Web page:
These investments look glamorous—and frequently underperform.

Here’s one example, where “Pershing Square kept approximately 72 percent of the fund’s gains for itself, leaving investors with the measly remains.”

The alternative investment game is fantastic for the people running it. Not so great for the actual investors, who can often get better returns in a Vanguard index fund. I wouldn’t expect the average Ma and Pa investor to understand these complexities—and indeed, there are some minor rules such as “accredited investor” rules—but what’s remarkable is that even highly sophisticated investors like pension funds often also underperform against a basic index fund.

What about hedge funds?

You’ve probably heard how the ultra-wealthy have access to these secret hedge funds, which outperform the market when it’s going up, but then they also outperform when the market is down. They’re magic!

Yeah, I watch Billions too.

The truth: most hedge funds underperform a simple S&P 500 fund. And despite underperforming for over a decade, extremely wealthy people keep pouring money in. How do they get away with it? My favorite is the hedge fund that went bust in 31 minutes.

In general, hedge funds are for suckers.

You may remember that in 2008, Warren Buffett bet that “an S&P 500 index fund would outperform a hand-picked portfolio of hedge funds over 10 years.” Predictably, the hedge fund lost. Not just lost a little, but lost in an absolute bloodbath. This was like the Superbowl for me.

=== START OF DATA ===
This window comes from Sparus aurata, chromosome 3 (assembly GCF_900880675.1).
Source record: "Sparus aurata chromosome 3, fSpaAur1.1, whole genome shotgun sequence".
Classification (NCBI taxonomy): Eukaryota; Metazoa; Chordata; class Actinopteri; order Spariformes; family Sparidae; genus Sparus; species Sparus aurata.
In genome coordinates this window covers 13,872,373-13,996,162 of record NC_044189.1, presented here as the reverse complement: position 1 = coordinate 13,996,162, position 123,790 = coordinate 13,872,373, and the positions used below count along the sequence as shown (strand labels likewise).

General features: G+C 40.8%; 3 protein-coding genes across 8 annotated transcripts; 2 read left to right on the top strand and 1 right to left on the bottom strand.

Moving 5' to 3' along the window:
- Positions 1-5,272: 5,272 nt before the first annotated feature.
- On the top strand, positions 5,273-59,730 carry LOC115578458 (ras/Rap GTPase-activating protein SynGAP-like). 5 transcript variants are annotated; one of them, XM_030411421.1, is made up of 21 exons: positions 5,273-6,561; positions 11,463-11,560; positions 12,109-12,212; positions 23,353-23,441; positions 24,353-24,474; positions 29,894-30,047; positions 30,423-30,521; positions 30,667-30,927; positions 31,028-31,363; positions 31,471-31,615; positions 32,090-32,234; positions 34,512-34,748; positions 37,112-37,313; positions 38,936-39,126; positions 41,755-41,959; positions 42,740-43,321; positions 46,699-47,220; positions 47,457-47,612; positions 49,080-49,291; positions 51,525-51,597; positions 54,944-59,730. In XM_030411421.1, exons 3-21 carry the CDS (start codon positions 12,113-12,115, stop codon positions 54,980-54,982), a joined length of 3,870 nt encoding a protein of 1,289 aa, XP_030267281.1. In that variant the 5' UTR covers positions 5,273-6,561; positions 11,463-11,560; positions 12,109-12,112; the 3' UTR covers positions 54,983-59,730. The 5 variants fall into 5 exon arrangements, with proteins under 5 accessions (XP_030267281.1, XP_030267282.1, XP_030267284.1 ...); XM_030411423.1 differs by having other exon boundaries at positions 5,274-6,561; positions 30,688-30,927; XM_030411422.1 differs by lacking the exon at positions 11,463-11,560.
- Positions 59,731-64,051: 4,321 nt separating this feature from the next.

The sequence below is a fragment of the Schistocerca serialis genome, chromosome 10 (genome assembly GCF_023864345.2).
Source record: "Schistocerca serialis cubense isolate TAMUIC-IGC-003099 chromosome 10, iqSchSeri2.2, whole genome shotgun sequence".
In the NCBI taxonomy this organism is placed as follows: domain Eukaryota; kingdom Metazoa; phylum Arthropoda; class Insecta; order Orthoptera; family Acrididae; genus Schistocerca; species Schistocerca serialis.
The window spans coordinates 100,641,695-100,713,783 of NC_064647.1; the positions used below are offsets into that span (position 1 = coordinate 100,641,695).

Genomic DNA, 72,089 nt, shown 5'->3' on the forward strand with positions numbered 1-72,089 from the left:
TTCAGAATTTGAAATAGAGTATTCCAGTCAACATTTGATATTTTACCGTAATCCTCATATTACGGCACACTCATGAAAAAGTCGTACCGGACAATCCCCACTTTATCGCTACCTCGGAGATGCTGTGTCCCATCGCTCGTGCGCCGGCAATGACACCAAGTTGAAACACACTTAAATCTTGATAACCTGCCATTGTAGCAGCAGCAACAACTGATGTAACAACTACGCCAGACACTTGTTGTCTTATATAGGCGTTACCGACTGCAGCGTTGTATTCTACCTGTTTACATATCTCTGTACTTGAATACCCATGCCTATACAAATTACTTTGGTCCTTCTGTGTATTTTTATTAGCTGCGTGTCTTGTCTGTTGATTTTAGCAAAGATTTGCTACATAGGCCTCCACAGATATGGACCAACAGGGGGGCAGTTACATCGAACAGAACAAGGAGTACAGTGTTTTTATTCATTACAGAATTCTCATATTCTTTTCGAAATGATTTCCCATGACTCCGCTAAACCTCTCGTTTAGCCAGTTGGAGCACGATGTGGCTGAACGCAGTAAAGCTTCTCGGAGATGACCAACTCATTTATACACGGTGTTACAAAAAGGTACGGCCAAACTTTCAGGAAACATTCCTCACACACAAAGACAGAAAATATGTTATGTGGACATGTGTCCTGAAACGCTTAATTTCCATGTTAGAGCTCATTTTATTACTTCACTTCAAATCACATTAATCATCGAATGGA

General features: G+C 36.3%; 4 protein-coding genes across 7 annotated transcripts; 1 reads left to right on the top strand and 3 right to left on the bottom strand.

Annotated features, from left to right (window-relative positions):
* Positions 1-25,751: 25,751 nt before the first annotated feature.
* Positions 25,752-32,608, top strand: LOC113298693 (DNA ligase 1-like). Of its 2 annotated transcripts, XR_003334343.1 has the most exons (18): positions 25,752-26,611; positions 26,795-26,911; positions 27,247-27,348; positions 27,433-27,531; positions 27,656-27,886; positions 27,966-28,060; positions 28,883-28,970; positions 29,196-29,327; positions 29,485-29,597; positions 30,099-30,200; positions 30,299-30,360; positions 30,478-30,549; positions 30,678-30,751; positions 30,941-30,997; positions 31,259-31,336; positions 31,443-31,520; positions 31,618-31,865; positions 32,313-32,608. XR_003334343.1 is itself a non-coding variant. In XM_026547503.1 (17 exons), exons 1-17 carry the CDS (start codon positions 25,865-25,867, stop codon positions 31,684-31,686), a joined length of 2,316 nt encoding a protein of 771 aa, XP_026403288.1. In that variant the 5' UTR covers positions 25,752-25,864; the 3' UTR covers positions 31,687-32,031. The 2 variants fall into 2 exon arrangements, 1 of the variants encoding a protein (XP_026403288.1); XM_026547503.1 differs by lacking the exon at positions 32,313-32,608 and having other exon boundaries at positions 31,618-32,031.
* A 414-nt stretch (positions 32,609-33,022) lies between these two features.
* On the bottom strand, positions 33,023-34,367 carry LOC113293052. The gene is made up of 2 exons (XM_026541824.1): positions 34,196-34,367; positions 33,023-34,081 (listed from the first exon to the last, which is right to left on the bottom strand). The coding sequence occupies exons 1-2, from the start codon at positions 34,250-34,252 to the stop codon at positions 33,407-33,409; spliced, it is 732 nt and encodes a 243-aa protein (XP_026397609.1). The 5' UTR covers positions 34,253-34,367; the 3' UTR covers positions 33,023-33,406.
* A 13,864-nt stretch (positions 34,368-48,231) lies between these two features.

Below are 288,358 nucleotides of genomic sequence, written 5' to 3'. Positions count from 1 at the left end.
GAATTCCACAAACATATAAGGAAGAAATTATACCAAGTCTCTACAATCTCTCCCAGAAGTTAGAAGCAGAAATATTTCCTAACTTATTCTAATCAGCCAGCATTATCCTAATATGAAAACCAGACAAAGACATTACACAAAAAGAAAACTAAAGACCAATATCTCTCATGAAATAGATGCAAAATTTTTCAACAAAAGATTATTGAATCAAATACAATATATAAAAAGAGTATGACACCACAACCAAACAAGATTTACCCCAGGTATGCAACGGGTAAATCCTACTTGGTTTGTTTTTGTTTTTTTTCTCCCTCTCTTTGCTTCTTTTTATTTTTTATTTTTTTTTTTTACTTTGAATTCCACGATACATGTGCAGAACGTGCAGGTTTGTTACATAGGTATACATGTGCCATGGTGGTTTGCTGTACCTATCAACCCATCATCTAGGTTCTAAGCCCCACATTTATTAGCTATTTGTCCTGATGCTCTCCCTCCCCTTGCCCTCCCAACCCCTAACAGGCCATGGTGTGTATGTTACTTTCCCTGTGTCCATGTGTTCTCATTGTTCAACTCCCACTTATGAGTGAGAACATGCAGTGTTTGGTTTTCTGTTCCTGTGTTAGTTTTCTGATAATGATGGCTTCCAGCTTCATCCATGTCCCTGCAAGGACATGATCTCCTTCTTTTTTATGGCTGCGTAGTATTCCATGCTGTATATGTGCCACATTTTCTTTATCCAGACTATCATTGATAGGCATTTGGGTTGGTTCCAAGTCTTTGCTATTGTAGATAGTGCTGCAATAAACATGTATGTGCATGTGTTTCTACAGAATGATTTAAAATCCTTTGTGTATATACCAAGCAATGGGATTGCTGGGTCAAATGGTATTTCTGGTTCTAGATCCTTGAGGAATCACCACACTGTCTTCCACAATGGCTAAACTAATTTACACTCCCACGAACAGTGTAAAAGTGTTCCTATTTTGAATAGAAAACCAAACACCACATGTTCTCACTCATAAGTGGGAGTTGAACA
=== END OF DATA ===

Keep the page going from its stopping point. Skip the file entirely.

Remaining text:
What about venture capital?

Yes, the venture capital asset class also underperforms the market.

Hedge funds underperform. VC underperforms. PE underperforms.

Keep in mind, there are different reasons to own these funds, so it’s a little bit like me saying that a “Ferrari underperformed a minivan”—well, they both have different purposes. But we all know that you buy a Ferrari for fun and luxury. Most of the people who buy into sophisticated investments like VC/PE actually believe they’re going to get outsized returns. They don’t. So while different and theoretically uncorrelated, the vast majority of alternative investments…still lose compared to a simple index fund.

Now, if you really want to get into these funds and you’re wealthy, they’ll happily take your money and happily charge you insane fees. They’ll bamboozle you with fancy offices and beautiful reports filled with arcane terms and hockey-stick charts.

In the end, many people—and I’m talking about highly sophisticated investors—don’t even realize their returns are below what a guy working at Best Buy can get by investing 7% of his paycheck in an index fund.

Same with private equity.

Private equity frequently misleads even sophisticated investors with their IRR numbers (not clarifying that IRR isn’t what investors make). Preston McSwain has been outspoken about this.

“What about Sequoia? It beats the market. What about Renaissance?”

Yes, in certain cases, there are firms with extremely impressive results. They actually do beat the market, often for decades.

So what’s the catch?

First, it’s hard to identify the best players ahead of time (in VC, ~5% of funds = the total industry’s returns.)